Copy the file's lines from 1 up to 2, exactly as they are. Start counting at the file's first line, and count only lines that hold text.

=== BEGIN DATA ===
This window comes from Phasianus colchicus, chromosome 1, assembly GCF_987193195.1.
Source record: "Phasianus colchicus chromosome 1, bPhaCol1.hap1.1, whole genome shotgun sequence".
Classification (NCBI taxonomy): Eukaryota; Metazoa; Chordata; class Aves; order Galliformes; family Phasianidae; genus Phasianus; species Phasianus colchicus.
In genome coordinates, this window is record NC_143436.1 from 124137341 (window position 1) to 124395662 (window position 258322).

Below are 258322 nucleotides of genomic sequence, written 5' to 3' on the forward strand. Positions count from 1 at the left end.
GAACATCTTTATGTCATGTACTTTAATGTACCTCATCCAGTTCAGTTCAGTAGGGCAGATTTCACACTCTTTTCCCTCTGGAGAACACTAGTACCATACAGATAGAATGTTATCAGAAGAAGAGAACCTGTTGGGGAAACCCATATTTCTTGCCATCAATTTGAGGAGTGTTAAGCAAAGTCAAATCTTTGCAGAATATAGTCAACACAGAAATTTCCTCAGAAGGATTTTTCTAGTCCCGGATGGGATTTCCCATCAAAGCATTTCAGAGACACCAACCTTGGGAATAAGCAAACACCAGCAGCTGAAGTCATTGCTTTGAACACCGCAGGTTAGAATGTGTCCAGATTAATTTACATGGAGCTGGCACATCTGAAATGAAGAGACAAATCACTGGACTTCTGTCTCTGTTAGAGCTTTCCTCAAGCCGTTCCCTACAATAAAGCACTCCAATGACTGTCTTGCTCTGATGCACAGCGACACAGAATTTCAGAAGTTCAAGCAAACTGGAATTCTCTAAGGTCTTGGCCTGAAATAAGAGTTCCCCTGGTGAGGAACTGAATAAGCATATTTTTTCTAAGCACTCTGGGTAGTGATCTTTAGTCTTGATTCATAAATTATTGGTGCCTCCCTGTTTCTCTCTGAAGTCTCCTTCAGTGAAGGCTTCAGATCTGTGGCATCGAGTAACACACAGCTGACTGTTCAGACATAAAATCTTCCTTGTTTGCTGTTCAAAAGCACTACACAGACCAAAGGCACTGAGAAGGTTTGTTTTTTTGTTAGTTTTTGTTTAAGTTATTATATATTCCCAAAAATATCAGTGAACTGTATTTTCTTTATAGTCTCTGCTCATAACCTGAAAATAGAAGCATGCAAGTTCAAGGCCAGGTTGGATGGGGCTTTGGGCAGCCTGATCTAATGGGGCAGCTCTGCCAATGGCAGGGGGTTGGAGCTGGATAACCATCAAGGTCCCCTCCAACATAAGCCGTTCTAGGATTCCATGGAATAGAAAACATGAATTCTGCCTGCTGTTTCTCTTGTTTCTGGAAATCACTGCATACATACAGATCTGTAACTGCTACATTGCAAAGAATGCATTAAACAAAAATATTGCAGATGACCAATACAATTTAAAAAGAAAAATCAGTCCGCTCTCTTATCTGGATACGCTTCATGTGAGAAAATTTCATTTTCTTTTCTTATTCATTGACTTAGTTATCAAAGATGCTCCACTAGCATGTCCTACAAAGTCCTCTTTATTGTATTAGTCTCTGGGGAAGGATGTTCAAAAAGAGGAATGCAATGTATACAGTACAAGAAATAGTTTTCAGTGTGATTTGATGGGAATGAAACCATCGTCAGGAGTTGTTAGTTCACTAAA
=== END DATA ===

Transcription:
This window comes from Phasianus colchicus, chromosome 1, assembly GCF_987193195.1.
Source record: "Phasianus colchicus chromosome 1, bPhaCol1.hap1.1, whole genome shotgun sequence".